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A handbook for students of the new medicine of the soul

Fundamentals of the Process of Spiritual Perfection: A Practical Guide - book cover

[Updated] “This path, Ostad Elahi would say, is not a path for words but one for deeds; only through action can progress be achieved.” But how are we going to take action? Where to begin? With what mindset should we set to work? The foundations of natural spirituality have been laid—a spirituality that Ostad Elahi described as “the new medicine of the soul”. They called for a practical complement, something like a student’s workbook. This need has now been fulfilled with the publication of this Practical Guide, which the author, Bahram Elahi, tells us will be followed by a forthcoming series of four additional volumes. Together, these five volumes will constitute the Fundamentals of the Process of Spiritual Perfection. The Practical Guide indisputably constitutes its core. Punctuated by inserts and diagrams, it has been designed as a handbook, and it is as such that we can make the most of it: the Practical Guide is the reference work for those who wish to study and practice the new medicine of the soul.

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Karen Armstrong: compassion in 12 steps

By - Apr 18, 2015 - Category Readings
Karen Armstrong, compassion

Karen Armstrong is a historian of religion and the founder of the Charter for Compassion that has had far-reaching worldwide impact since its inception in 2009. The charter defines compassion as that attitude which “compels us to work tirelessly to alleviate the suffering of our fellow creatures, to dethrone ourselves from the centre of our world and put another there, and to honour the inviolable sanctity of every single human being, treating everybody, without exception, with absolute justice, equity and respect.”

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758 Vote

The art of listening

By - Jul 22, 2012 - Category Readings
The art of listening

It is not enough to learn to speak well. If we want to benefit from the words of those who intend to convey knowledge to us, we also need to learn to listen well. This, briefly, is Plutarch’s main thesis in “On Listening to Lectures”. It is quite remote from the current discourse on listening, which defines it almost exclusively as the condition of an authentic relationship to others, as this quiet action that could open us up to the subjectivity of others so that we may grasp their needs, desires and frustrations. This short essay examines listening as a “necessary condition to learning”. In other words, how shall we listen to those who know (or pretend to know) in a way that will allow us to take in what we need and thus progress in the knowledge—so dear to Plato’s followers—of truth and good?

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On listening to lectures (excerpt)

The art of listening

Judging lectures by how beneficial they are One ought therefore to strip off the superfluity and inanity from the style, and to seek after the fruit itself, imitating not women that make garlands, but the bees. For those women, culling flower-clusters and sweet-scented leaves, intertwine and plait them, and produce something that is pleasant enough, […]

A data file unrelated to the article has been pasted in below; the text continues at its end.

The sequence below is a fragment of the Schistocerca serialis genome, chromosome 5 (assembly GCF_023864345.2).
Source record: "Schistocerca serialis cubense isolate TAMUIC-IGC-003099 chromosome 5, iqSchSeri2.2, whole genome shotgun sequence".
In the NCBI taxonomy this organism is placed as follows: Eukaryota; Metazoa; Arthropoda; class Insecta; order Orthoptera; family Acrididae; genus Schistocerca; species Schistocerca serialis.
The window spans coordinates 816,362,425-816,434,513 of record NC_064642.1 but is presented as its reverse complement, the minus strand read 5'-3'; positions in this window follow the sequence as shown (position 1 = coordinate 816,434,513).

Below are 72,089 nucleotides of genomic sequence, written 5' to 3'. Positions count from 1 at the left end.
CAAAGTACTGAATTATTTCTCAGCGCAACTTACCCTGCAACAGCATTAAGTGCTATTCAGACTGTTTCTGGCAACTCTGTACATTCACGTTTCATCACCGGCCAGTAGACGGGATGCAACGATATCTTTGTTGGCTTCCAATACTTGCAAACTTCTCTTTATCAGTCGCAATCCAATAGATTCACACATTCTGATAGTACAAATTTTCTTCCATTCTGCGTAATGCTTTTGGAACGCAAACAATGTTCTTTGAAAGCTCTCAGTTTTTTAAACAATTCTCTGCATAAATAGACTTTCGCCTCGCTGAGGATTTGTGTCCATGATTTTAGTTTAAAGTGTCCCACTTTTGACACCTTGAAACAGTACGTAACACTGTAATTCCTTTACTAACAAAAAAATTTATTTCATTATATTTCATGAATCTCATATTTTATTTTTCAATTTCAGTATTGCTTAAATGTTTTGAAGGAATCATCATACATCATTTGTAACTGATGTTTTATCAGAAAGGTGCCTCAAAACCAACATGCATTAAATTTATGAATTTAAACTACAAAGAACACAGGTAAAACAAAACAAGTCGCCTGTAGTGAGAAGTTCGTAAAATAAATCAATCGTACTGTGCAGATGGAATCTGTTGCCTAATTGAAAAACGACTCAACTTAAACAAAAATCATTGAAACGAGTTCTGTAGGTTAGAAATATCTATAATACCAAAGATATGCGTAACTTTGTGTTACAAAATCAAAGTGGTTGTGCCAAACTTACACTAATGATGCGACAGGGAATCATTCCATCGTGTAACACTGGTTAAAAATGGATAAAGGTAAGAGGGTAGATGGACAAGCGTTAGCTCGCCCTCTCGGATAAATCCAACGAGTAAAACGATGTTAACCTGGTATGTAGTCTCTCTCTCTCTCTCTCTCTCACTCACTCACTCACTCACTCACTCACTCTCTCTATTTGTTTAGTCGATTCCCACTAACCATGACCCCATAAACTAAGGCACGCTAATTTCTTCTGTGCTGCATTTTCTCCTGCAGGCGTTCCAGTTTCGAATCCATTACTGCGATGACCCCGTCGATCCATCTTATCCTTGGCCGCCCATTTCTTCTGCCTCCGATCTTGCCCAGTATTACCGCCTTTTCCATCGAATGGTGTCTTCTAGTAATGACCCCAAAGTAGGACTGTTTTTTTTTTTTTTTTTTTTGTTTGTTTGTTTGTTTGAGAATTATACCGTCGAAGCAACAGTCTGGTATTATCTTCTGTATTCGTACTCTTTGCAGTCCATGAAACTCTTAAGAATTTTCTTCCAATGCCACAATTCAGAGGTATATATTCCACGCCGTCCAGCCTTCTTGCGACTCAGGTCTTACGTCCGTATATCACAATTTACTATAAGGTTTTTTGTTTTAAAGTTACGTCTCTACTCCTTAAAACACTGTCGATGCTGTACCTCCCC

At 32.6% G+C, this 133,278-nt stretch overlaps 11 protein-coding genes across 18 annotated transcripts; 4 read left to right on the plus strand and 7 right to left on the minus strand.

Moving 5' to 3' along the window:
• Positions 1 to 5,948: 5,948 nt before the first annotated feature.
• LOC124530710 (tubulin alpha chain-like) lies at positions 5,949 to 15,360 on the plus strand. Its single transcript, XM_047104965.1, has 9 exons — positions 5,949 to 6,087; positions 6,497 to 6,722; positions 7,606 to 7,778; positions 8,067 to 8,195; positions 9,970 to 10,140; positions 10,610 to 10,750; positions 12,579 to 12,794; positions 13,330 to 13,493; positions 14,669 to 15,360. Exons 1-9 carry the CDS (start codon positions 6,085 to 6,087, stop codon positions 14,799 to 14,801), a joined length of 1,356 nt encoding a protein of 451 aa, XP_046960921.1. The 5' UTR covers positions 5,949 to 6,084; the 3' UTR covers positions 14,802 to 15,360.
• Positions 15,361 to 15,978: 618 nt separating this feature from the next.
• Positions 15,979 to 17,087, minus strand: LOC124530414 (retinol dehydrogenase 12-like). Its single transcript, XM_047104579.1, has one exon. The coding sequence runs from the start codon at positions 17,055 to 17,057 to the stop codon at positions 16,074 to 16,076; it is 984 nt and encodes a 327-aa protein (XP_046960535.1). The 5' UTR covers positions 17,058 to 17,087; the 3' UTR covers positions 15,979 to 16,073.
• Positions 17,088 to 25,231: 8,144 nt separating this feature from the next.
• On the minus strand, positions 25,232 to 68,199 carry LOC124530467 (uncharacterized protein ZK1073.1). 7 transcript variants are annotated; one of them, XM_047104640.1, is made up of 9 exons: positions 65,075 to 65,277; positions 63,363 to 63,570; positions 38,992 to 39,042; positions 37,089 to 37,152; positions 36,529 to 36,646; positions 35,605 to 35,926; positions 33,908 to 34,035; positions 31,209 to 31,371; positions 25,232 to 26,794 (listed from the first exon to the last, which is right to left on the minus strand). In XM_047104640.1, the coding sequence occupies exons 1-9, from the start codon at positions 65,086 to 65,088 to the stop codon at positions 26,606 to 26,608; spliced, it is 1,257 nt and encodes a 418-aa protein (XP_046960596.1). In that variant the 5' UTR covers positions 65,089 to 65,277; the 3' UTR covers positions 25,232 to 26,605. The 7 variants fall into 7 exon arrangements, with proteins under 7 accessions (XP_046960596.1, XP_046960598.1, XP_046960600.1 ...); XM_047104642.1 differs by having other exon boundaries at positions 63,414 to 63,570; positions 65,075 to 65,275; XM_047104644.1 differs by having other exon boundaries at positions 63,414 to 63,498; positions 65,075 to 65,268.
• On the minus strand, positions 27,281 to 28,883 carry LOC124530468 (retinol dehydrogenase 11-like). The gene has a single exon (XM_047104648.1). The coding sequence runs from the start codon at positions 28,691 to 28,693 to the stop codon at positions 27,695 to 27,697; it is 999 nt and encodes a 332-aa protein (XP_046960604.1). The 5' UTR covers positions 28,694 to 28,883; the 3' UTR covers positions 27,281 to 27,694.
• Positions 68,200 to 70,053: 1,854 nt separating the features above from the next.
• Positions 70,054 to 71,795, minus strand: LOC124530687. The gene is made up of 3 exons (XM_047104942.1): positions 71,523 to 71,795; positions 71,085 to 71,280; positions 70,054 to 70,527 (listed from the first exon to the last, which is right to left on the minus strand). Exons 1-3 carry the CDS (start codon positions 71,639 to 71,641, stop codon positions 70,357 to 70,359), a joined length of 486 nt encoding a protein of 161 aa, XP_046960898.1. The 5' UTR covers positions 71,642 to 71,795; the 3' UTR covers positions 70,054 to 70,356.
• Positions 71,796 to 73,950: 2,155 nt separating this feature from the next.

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1092 Vote

Redefining kindness

By - Aug 14, 2011 - Category Readings
The art of being kind - cover

The art of being kind—or how to demonstrate that kindness, contrary to what society often claims, is not a weakness but an ethical quality. This is no easy task but Stefan Einhorn, an oncologist at Karolinska Hospital in Stockholm, makes a very convincing point in his book The Art of Being Kind.

Stefan Einhorn begins by observing that kindness has a relatively bad reputation, and is often likened to weakness, simple-mindedness or just plain stupidity. Einhorn, however, defines kindness as a form of intelligence: “kindness as I understand it […] is not the fruit of stupidity but rather of common sense”. It is a quality that enables us to live according to an ethics of the heart by taking the well being of others into consideration. Kindness redefined then as “the art of being human among humans”, gives it new depth.

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Benjamin Franklin’s “art of virtue”: a user’s guide

Benjamin Franklin

There is more to Benjamin Franklin (1706-1790) than the American icon we know today. A printer by trade, he became famous as a gifted inventor, a scientist, a civic activist, a statesman, a diplomat (he was the first American ambassador to France), and the author of several essays on matters ranging from politics to marriage or the game of chess. Now, besides having invented the lightning rod and counting among the Founding Fathers of the United States, Franklin led a personal quest into the spiritual roots of morality—an aspect of his life which is perhaps less commonly celebrated.

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The path of Perfection – A thought in progress

By - Jul 28, 2009 - Category Readings
The Path of Perfection

The Path of Perfection, Bahram Elahi, Paraview, 2005 The latest version (2002) of The Path of Perfection by Bahram Elahi is a profoundly reworked reissue of a book already published four times between 1976 and 1992. In addition to the content of the book, briefly reviewed below, it is the pertinence of a thought in […]

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The path of Perfection (Chapter 1): The meaning of life

The Path of Perfection

Once we understand where we have come from, why we are here, and where we are going, we will realize what we must do; from then on, we will no longer remain in a state of confusion[1]. Life is meaningful, and existence is not without purpose. We are neither created by chance, nor will we […]

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